How a marketing class impacted local companies
By Rick Vacek
GCU News Bureau
A marketing class at Grand Canyon University can provide more than the knowledge of how to successfully promote a business.
You might develop new, lasting bonds.
You might get an internship.
You even might learn what pickleball is.
Those were just some of the benefits of a project that was done in Marketing 245/Principles of Marketing in the Colangelo College of Business.
The team that did a project on Uber, which operates mobile transportation networks, came up with the idea to have Uber market a program with Mothers against Drunk Drivers (MADD). Not only did company executives arrange a meeting with the GCU team and give the students T-shirts, sunglasses and coupons for free rides — they also adopted the program.
“Just inviting them for a meeting, that’s unheard of,” said Dr. Phillip Ash, the professor who taught the marketing class. “But they really picked their brains.”
And there was another huge benefit for the students.
“They said they’re going to be lifetime friends,” Ash said. “This was such a valuable team-building experience for them. They learned what makes a group of people different from a team.”
Also noteworthy was the pickleball team. Ash plays the sport, and his wife, Sara, is ranked nationally. So it was only natural for Ash to ask his friend Steve Wong, president and founder of Onix Sports, if a group of students could devote their project to developing a marketing plan for the company’s Signature pickleball paddle. The Peoria company, which markets the latest in pickleball products, has the first pro shop developed exclusively for pickleball.
Wong loved the students’ presentation so much, he donated 100 paddles to GCU and invited students to play the sport at a local club.
“It’s good for us, good for the class,” Wong said. “The students were really upbeat and innovative. I liked seeing their excitement.”
Pickleball is a combination of tennis, badminton and pingpong that’s played on a badminton court with a paddle that’s smaller than a tennis racquet and bigger than a pingpong paddle and a plastic ball that has holes in it. The net is similar to a tennis net, and it can be played both indoors and outdoors.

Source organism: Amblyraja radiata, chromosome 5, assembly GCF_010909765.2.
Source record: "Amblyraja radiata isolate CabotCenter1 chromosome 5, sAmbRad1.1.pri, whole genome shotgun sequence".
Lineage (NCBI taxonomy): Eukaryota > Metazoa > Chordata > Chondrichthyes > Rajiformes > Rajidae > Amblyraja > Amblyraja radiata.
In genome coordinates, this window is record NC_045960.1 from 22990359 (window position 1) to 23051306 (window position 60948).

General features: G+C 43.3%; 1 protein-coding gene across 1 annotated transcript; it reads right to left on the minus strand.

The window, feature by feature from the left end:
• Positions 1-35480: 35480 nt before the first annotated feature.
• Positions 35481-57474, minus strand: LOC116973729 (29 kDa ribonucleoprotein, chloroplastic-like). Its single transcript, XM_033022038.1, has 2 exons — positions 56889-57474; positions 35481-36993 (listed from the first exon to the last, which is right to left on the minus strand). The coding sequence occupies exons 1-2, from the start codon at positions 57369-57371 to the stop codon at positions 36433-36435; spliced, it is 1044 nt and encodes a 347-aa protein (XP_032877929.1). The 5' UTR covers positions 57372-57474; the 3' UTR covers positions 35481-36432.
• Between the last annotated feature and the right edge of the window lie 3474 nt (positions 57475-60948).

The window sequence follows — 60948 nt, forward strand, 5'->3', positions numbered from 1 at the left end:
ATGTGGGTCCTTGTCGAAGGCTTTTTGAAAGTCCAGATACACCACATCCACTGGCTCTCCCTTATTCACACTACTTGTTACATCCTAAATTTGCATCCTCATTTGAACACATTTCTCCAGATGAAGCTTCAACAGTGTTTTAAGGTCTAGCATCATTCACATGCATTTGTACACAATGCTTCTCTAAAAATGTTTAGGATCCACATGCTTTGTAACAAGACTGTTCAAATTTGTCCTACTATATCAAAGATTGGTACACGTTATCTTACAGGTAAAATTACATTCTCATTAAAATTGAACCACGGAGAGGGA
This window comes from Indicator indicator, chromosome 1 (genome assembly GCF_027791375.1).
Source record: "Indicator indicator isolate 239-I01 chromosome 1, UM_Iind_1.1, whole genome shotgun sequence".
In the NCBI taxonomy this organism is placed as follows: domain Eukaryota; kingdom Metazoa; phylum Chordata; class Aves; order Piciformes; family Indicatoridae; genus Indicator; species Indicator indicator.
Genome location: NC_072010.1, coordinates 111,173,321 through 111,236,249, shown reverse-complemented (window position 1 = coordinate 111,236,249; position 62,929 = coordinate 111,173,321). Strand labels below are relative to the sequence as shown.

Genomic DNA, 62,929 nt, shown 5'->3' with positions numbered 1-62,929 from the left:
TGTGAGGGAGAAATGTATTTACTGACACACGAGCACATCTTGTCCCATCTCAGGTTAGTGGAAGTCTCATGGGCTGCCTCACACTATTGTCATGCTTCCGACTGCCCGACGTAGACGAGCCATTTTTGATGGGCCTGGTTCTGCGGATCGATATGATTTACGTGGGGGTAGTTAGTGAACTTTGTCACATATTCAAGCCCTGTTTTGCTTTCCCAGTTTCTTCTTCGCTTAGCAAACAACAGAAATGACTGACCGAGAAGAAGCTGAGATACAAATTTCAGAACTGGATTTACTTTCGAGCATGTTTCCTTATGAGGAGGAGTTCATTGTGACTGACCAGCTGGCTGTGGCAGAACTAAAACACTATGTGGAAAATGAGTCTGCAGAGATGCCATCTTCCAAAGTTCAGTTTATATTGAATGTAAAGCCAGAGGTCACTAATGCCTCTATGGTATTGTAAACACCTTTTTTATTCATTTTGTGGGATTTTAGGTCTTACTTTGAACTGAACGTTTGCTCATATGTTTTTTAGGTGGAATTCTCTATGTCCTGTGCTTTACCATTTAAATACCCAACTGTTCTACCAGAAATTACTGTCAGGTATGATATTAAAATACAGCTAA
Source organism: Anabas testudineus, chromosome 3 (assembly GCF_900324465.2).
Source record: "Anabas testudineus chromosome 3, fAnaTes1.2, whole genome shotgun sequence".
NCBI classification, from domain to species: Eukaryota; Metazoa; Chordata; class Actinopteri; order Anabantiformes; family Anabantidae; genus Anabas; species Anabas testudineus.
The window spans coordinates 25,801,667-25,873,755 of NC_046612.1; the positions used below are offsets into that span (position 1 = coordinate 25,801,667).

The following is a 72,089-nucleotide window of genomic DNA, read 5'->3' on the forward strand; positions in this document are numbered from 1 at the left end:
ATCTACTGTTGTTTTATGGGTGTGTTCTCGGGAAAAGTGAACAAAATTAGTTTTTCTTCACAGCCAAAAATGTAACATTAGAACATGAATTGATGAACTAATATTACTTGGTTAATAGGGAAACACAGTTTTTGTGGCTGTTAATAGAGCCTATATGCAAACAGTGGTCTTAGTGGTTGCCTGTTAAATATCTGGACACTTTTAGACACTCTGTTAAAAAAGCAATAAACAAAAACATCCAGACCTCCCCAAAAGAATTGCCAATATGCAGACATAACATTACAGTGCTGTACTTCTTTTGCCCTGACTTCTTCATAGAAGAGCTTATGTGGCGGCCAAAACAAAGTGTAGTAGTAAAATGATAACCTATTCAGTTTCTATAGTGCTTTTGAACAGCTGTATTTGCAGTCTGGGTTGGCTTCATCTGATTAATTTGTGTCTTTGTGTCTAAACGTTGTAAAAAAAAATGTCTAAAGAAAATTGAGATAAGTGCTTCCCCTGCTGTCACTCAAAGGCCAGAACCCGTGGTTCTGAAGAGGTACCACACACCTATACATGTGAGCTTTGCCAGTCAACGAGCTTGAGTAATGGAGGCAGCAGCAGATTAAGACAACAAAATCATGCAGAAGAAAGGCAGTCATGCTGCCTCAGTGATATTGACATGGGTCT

The USA Pickleball Association (USAPA) website reports that there are 400,000 people playing the sport, which was invented in 1965 in Seattle by three dads who wanted to create new summertime activity for their kids. There’s at least one pickleball court in every state.
One of the members of the team, freshman Gabriel Sandoval, parlayed his experience on the project into an internship with Onix. The business administration major had never heard of pickleball before Ash mentioned it, but when he got to play it, “it was a blast — it was so much fun.”
Working for Onix has been both fun and educational, Sandoval said, and “not just because of the experience I’ve gained in learning how to market the company. It’s been good just to meet the people there because there are so many different jobs in a company. You have the manufacturers. You have the people who work the front desk. You have the people who assemble the pickleball paddles. You learn so much from all of them.”
GCU’s internship program, Ash said, “is one of the things that distinguish the University. Gabe did well in class, he is doing well in the internship and he is gaining invaluable experience in his field. Steve raves about the work Gabe is doing.”
Experience is something Ash can share as well. For 30 years, he was a management consultant in the U.S., Canada, Taiwan, South Korea, Indonesia and the Philippines. His client list included Coca-Cola, Frito-Lay, Burger King, Krispy Kreme, LG Corp. and Hewlett-Packard.
“He’s a great teacher — just the fact that he has so much experience in the marketing world,” Sandoval said. “It’s not just reading a theory off a paper. He’ll read the theory off the PowerPoint, and then he’ll match an experience with every single one so it’s clear to us. It’s actually really exciting listening to his stories in Asia with big companies making commercials and how successful they were or what made them not successful.”
Ash is glad they were listening — because those experiences are a big part of his message.
“It’s not just about academics, it’s about preparing for the future,” he said.
Contact Rick Vacek at 602-639-8203 or firstname.lastname@example.org.